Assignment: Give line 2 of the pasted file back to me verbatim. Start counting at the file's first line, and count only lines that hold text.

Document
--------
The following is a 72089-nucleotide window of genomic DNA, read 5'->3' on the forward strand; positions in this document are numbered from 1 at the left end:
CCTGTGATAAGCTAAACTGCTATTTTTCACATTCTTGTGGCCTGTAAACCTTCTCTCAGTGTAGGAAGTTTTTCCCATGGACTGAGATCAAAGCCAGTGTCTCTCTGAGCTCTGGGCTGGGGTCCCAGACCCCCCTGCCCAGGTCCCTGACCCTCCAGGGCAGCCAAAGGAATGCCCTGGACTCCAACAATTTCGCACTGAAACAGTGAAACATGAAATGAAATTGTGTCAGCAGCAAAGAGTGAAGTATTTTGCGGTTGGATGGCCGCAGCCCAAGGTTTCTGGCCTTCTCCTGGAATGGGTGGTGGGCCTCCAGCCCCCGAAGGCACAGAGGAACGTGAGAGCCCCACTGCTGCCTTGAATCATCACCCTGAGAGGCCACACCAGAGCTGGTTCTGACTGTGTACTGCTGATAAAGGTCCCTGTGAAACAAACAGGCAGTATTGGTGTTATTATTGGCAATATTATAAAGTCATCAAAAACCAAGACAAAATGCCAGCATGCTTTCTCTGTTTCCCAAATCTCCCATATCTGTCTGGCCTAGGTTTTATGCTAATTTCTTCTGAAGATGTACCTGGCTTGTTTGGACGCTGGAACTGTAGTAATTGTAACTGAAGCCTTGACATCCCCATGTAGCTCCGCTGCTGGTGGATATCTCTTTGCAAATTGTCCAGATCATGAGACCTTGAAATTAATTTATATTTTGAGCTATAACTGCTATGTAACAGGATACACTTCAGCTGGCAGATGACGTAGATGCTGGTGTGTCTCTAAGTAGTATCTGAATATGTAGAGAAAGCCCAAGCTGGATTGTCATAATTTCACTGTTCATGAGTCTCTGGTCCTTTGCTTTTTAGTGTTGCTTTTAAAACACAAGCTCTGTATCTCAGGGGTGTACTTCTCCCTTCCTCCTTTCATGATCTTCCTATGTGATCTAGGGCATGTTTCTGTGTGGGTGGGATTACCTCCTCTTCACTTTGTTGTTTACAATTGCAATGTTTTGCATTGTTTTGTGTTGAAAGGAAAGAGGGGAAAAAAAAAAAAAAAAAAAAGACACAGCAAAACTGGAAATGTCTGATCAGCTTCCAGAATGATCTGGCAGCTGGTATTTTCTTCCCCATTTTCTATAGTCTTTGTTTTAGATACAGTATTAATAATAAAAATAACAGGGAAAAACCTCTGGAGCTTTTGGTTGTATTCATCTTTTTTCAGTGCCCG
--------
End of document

CCTGTGATAAGCTAAACTGCTATTTTTCACATTCTTGTGGCCTGTAAACCTTCTCTCAGTGTAGGAAGTTTTTCCCATGGACTGAGATCAAAGCCAGTGTCTCTCTGAGCTCTGGGCTGGGGTCCCAGACCCCCCTGCCCAGGTCCCTGACCCTCCAGGGCAGCCAAAGGAATGCCCTGGACTCCAACAATTTCGCACTGAAACAGTGAAACATGAAATGAAATTGTGTCAGCAGCAAAGAGTGAAGTATTTTGCGGTTGGATGGCCGCAGCCCAAGGTTTCTGGCCTTCTCCTGGAATGGGTGGTGGGCCTCCAGCCCCCGAAGGCACAGAGGAACGTGAGAGCCCCACTGCTGCCTTGAATCATCACCCTGAGAGGCCACACCAGAGCTGGTTCTGACTGTGTACTGCTGATAAAGGTCCCTGTGAAACAAACAGGCAGTATTGGTGTTATTATTGGCAATATTATAAAGTCATCAAAAACCAAGACAAAATGCCAGCATGCTTTCTCTGTTTCCCAAATCTCCCATATCTGTCTGGCCTAGGTTTTATGCTAATTTCTTCTGAAGATGTACCTGGCTTGTTTGGACGCTGGAACTGTAGTAATTGTAACTGAAGCCTTGACATCCCCATGTAGCTCCGCTGCTGGTGGATATCTCTTTGCAAATTGTCCAGATCATGAGACCTTGAAATTAATTTATATTTTGAGCTATAACTGCTATGTAACAGGATACACTTCAGCTGGCAGATGACGTAGATGCTGGTGTGTCTCTAAGTAGTATCTGAATATGTAGAGAAAGCCCAAGCTGGATTGTCATAATTTCACTGTTCATGAGTCTCTGGTCCTTTGCTTTTTAGTGTTGCTTTTAAAACACAAGCTCTGTATCTCAGGGGTGTACTTCTCCCTTCCTCCTTTCATGATCTTCCTATGTGATCTAGGGCATGTTTCTGTGTGGGTGGGATTACCTCCTCTTCACTTTGTTGTTTACAATTGCAATGTTTTGCATTGTTTTGTGTTGAAAGGAAAGAGGGGAAAAAAAAAAAAAAAAAAAAGACACAGCAAAACTGGAAATGTCTGATCAGCTTCCAGAATGATCTGGCAGCTGGTATTTTCTTCCCCATTTTCTATAGTCTTTGTTTTAGATACAGTATTAATAATAAAAATAACAGGGAAAAACCTCTGGAGCTTTTGGTTGTATTCATCTTTTTTCAGTGCCCG